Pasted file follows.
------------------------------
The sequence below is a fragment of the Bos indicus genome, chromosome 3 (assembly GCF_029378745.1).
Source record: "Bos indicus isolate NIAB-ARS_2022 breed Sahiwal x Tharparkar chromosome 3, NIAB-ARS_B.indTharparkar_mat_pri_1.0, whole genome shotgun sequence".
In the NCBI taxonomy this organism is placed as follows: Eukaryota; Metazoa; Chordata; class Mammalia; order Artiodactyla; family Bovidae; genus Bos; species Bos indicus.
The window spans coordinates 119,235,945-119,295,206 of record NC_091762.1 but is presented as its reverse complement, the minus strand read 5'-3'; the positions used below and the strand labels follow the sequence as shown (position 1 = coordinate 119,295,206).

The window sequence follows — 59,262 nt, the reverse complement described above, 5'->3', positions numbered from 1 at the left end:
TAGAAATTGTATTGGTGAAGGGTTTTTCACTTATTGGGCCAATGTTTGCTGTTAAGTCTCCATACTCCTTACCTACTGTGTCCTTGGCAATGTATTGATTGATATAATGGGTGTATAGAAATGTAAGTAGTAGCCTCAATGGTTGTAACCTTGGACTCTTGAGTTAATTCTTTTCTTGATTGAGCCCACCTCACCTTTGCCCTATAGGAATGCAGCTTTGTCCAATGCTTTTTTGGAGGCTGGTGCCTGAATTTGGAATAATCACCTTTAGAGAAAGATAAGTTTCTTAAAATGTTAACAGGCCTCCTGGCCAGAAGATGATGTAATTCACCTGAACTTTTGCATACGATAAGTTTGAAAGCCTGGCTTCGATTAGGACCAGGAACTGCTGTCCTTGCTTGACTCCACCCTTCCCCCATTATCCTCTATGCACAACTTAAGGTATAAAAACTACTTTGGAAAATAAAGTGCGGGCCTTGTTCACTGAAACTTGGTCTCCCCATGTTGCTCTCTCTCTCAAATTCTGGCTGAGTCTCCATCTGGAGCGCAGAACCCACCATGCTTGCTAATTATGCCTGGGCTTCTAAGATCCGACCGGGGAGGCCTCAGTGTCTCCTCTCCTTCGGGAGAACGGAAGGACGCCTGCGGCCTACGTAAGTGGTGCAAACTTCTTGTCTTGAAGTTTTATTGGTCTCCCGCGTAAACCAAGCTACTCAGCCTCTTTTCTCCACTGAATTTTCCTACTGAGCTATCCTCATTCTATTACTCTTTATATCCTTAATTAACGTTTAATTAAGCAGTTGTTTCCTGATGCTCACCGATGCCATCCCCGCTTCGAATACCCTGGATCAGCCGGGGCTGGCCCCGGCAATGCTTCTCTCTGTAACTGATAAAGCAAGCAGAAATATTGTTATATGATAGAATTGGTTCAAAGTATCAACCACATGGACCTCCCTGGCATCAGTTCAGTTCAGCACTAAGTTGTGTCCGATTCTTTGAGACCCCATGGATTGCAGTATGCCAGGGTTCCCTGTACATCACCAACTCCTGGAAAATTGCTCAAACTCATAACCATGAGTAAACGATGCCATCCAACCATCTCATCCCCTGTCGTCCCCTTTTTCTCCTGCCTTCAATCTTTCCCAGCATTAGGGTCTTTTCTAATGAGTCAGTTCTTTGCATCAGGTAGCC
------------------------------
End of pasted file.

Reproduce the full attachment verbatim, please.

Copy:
The sequence below is a fragment of the Bos indicus genome, chromosome 3 (assembly GCF_029378745.1).
Source record: "Bos indicus isolate NIAB-ARS_2022 breed Sahiwal x Tharparkar chromosome 3, NIAB-ARS_B.indTharparkar_mat_pri_1.0, whole genome shotgun sequence".
In the NCBI taxonomy this organism is placed as follows: Eukaryota; Metazoa; Chordata; class Mammalia; order Artiodactyla; family Bovidae; genus Bos; species Bos indicus.
The window spans coordinates 119,235,945-119,295,206 of record NC_091762.1 but is presented as its reverse complement, the minus strand read 5'-3'; the positions used below and the strand labels follow the sequence as shown (position 1 = coordinate 119,295,206).

The window sequence follows — 59,262 nt, the reverse complement described above, 5'->3', positions numbered from 1 at the left end:
TAGAAATTGTATTGGTGAAGGGTTTTTCACTTATTGGGCCAATGTTTGCTGTTAAGTCTCCATACTCCTTACCTACTGTGTCCTTGGCAATGTATTGATTGATATAATGGGTGTATAGAAATGTAAGTAGTAGCCTCAATGGTTGTAACCTTGGACTCTTGAGTTAATTCTTTTCTTGATTGAGCCCACCTCACCTTTGCCCTATAGGAATGCAGCTTTGTCCAATGCTTTTTTGGAGGCTGGTGCCTGAATTTGGAATAATCACCTTTAGAGAAAGATAAGTTTCTTAAAATGTTAACAGGCCTCCTGGCCAGAAGATGATGTAATTCACCTGAACTTTTGCATACGATAAGTTTGAAAGCCTGGCTTCGATTAGGACCAGGAACTGCTGTCCTTGCTTGACTCCACCCTTCCCCCATTATCCTCTATGCACAACTTAAGGTATAAAAACTACTTTGGAAAATAAAGTGCGGGCCTTGTTCACTGAAACTTGGTCTCCCCATGTTGCTCTCTCTCTCAAATTCTGGCTGAGTCTCCATCTGGAGCGCAGAACCCACCATGCTTGCTAATTATGCCTGGGCTTCTAAGATCCGACCGGGGAGGCCTCAGTGTCTCCTCTCCTTCGGGAGAACGGAAGGACGCCTGCGGCCTACGTAAGTGGTGCAAACTTCTTGTCTTGAAGTTTTATTGGTCTCCCGCGTAAACCAAGCTACTCAGCCTCTTTTCTCCACTGAATTTTCCTACTGAGCTATCCTCATTCTATTACTCTTTATATCCTTAATTAACGTTTAATTAAGCAGTTGTTTCCTGATGCTCACCGATGCCATCCCCGCTTCGAATACCCTGGATCAGCCGGGGCTGGCCCCGGCAATGCTTCTCTCTGTAACTGATAAAGCAAGCAGAAATATTGTTATATGATAGAATTGGTTCAAAGTATCAACCACATGGACCTCCCTGGCATCAGTTCAGTTCAGCACTAAGTTGTGTCCGATTCTTTGAGACCCCATGGATTGCAGTATGCCAGGGTTCCCTGTACATCACCAACTCCTGGAAAATTGCTCAAACTCATAACCATGAGTAAACGATGCCATCCAACCATCTCATCCCCTGTCGTCCCCTTTTTCTCCTGCCTTCAATCTTTCCCAGCATTAGGGTCTTTTCTAATGAGTCAGTTCTTTGCATCAGGTAGCC